That frontcourt, comprised of Joakim Noah, Taj Gibson, Pau Gasol, and Nikola Mirotic, should have been a matchup nightmare for the other 29 teams in the NBA. The ability to always pair players who can cover each others weaknesses should have been a resource no other NBA team could match. And Mirotic, who I was cautiously optimistic about coming into the 2015 campaign, blew away everyone’s expectations on his way to a second place finish in the Rookie of the Year race.

But Tom Thibodeau was never able to fully harness the power that he had at his fingertips. His determination to make a two center lineup work the entire season was maddening, and relegated Gibson and Mirotic to roles that were both too small and improper.

Gar Forman and John Paxson will now need to decide whether the shortcomings of the Bulls big men was due to poor decision-making from the coach, or if there simply is not enough court time to go around to get the best out of these four players. Like all difficult questions, the answer falls somewhere in the middle, which is why I believe a trade will be made in addition to the release of Thibs.

Lets quickly throw aside the possibility of Mirotic getting traded. Niko signed a three year deal before the start of last season that averages $5 million a year. In the industry, they call this a bargain.

I would also like to place Gasol in the “very unlikely to be moved” category. Pau, who had a renaissance last year that caught the attention of the ghost of Michelangelo, is the post-oriented big man the Bulls have desperately been after since the Jordan years. While it’s unlikely Gasol will repeat the success he had this season going forward, he too is on a very team-friendly contract over the next two seasons and Forman and Paxson are probably still high-fiving each other over the move.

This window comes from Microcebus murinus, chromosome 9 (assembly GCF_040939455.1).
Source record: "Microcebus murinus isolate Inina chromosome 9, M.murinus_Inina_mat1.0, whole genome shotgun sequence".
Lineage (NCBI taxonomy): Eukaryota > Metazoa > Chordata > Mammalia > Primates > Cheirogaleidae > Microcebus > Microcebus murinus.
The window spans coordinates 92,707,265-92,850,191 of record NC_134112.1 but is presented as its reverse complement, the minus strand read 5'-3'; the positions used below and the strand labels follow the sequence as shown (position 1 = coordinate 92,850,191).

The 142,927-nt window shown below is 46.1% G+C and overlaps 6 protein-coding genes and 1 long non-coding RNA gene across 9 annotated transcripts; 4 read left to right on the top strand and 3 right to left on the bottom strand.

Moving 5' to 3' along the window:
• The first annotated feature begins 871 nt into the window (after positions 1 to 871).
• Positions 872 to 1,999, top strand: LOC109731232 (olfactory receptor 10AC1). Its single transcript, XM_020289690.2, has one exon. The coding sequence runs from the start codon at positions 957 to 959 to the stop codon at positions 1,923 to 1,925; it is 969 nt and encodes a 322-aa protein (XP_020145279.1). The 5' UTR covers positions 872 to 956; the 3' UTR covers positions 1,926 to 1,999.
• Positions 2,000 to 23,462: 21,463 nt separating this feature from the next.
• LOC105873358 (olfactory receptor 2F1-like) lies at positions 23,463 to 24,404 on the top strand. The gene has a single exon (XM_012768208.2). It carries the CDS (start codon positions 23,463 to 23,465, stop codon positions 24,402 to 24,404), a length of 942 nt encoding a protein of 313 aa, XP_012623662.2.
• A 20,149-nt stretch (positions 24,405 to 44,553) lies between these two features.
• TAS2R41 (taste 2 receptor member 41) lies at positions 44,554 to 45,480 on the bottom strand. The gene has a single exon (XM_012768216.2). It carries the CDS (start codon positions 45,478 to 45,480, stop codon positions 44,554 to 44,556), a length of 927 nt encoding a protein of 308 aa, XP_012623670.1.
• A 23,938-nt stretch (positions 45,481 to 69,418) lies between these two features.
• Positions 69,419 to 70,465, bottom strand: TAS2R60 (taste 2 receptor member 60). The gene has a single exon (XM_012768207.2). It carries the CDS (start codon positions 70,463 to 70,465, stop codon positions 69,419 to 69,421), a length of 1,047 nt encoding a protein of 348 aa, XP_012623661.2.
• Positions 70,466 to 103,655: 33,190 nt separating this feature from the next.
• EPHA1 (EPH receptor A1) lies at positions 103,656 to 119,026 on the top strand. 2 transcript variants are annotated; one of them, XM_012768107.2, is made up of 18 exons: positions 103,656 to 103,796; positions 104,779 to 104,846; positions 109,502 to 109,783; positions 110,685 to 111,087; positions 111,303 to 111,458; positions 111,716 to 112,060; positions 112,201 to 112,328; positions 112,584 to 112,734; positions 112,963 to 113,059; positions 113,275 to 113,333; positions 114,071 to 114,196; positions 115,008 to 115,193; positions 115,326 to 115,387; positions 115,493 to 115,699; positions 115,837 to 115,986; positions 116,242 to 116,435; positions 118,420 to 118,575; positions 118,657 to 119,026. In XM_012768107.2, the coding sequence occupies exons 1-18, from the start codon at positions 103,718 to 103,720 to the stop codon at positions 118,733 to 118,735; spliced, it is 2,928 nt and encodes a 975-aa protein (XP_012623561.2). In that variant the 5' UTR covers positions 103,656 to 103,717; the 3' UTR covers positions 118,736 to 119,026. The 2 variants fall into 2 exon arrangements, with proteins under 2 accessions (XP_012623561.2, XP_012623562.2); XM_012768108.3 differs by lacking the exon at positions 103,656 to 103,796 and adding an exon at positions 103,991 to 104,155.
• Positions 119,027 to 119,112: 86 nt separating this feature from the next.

thibs and gar

That leaves Noah and Gibson as second domino candidates heading into NBA hot stove season. Both defense first players, Taj and Jo have enough overlap in skill set that the front office, looking to bring in an offensive minded head coach, will likely feel comfortable making a trade.

Noah, the 2013-14 Defensive Player of the Year, had a pretty miserable 2014-15. After undergoing a mysterious knee operation last offseason, Noah never seemed to find his form on offense. He posted career lows in field goal percentage and free throw percentage. His scoring dipped to its lowest since the Vinny Del Negro era, and his defense was nowhere near as good as the previous year. Noah has one more year left on his contract and is owed about $13 million.

Gibson dealt with an onslaught of injuries throughout the season that robbed him of his incredible above the rim athleticism. His back to the basket game became a black hole of turnovers and missed passing opportunities. In Zach Lowe’s excellent piece on the state of the post game, he touched on certain guys who defenses attack in the post because they know they won’t make the right pass. Taj Gibson is the poster child of this type of player.  Taj has two more years on his deal, averaging about $8.5 million a season.